If your student (or you) are salivating at the idea of an AMD-based laptop on the grounds of gaming power, you’re going to hit a wall pretty hard unless you’re happy running games at fairly low resolutions and frame rates. For some parents, of course, that could be an absolute boon if they want homework done rather than games played.
In more everyday use scenarios, I’ve been perfectly happy with the IdeaPad 1 Gen 7 for essential web browsing, research, document creation and the like. Yes, I could pretty easily make it grind if I tried more intense tasks, and that does rather point out where specifically this laptop sits if you’re looking at it in an education context. If you’re looking for an everyday system, this will do just fine.
If you’re after something with more grunt to handle multimedia tasks, more intense programming or video editing, it’ll be capable of running those apps, but rather slowly. The practical reality there is that you’re going to have to spend that little bit more to be happy here.
IdeaPad 1 Gen 7: Battery
The IdeaPad 1 Gen 7 comes with a 65W included pin style charger; as noted before it’d be nice if it also supported USB-C recharging if only to keep it even more mobile. As it is, you may want to pack the charger into a backpack before each school day.
Lenovo’s claims for its battery is that it can last for up 14 hours video streaming with a 1080p video. That’s more than enough for most people in a given day if it pans out, but “up to” figures are notoriously rubbery, so I tested it myself.
It’s especially important because battery endurance will vary so widely depending on whether you’re just idly doomscrolling or running intensive applications. It’s always going to be a spectrum of battery life, not just one single figure, and manufacturers will always paint a best case scenario.
To put the The IdeaPad 1 Gen 7 to the test, I ran it through PC Mark 10’s gaming test – because it’s brutal, not because this is a gaming PC – as well as a local 1080p video looping test to see where its battery life ranges sit. Here’s how those figures compare:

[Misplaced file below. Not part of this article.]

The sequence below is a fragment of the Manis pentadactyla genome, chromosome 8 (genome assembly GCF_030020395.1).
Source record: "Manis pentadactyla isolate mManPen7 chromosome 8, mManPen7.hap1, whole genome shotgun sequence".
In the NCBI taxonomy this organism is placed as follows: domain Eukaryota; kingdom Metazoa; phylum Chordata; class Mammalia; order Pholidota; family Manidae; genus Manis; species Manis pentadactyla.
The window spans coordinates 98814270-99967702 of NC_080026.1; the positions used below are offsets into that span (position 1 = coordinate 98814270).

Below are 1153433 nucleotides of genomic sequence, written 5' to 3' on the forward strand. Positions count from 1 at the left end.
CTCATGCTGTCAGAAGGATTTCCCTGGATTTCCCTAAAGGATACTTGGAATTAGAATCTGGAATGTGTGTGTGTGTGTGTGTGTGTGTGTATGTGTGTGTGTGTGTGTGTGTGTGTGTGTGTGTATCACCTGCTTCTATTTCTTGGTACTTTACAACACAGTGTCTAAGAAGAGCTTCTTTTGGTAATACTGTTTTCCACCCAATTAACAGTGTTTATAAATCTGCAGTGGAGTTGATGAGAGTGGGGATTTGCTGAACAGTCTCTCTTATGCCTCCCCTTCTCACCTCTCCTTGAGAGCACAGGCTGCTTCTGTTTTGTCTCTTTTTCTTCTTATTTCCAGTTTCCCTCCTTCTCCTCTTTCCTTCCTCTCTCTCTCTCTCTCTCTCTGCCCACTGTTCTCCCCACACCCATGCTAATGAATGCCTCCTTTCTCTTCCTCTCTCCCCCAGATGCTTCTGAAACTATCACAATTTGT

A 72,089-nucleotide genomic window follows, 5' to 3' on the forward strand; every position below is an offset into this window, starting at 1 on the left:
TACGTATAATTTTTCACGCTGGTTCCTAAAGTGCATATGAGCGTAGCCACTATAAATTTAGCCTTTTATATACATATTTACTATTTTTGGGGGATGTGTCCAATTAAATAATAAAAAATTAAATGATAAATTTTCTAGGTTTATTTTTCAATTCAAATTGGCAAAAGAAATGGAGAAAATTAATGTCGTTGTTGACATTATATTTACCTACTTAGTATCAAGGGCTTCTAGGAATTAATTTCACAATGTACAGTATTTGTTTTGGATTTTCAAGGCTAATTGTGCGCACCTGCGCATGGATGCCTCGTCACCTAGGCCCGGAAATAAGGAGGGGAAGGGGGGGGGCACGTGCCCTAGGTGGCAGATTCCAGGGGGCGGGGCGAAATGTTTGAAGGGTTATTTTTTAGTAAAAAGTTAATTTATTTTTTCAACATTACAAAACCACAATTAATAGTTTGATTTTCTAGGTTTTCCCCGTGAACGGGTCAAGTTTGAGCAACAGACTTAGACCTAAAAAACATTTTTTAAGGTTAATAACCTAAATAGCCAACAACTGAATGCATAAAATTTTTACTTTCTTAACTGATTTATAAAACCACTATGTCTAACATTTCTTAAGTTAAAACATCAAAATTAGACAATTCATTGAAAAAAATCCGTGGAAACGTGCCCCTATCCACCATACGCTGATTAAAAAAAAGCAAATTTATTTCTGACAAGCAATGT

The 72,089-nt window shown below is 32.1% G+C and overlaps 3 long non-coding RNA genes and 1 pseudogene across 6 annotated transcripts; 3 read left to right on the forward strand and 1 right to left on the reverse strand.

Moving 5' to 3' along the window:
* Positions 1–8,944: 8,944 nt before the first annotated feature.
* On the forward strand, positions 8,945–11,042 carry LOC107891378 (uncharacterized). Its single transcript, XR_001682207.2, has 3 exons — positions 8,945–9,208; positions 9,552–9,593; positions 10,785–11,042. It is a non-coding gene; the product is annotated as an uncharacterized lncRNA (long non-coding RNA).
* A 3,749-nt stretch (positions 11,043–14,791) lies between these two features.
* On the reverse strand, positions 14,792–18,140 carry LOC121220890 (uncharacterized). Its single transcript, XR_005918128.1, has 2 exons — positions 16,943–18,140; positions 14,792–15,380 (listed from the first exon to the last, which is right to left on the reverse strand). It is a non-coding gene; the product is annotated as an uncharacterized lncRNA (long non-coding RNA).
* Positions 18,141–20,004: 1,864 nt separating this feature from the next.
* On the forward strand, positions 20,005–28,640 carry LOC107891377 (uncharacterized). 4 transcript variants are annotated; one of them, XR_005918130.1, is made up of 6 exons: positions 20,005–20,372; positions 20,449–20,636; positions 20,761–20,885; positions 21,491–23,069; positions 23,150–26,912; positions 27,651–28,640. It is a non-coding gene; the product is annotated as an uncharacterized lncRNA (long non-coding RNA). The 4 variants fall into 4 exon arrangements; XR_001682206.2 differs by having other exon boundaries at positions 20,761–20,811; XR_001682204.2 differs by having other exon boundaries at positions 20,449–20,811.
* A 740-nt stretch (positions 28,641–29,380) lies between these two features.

|Laptop||PC Mark 10 Gaming Battery Test (Minutes)||Local 1080p Video Battery Test (Minutes)|
|Lenovo IdeaPad 1 Gen 7 (AMD Ryzen 3 7320)||171||562|
There’s a fair gap between the 9.3 hours I got on video and Lenovo’s “up to” 14 hour claim, though they did dip the brightness more than I did for their test. That’s still enough soft-to-regular usage for most folks, though the gaming battery test does show how quickly it can run out of juice if you hit it hard, conking out before 3 hours was up.
Here’s the context to bear in mind, however. It doesn’t quite live up to Lenovo’s claims, but it’s very rare for me to come across a laptop that does, and essentially unheard of to do so in the lower price tiers. For the price Lenovo asks, the battery life of the IdeaPad 1 Gen 7 is actually pretty decent, maybe even good depending on how heavily you push it.
IdeaPad 1 Gen 7 Verdict: Good value, but not exciting
There’s a market for exciting laptops that push the boundaries, whether that’s thin and light executive machines, heavy duty gaming rigs or even wacky concept laptops with go-faster-fins and stripes. OK, maybe not that last one.
The IdeaPad 1 Gen 7 doesn’t fit into that category. It’s absolutely an everyday machine, powered by an everyday processor. That’s fine for what it is, and certainly worth your money if you need an everyday laptop.
IdeaPad 1 Gen 7: Pricing
The IdeaPad 1 Gen 7 retails in Australia officially at the time of writing for around $629, although I have seen it cheaper here and there.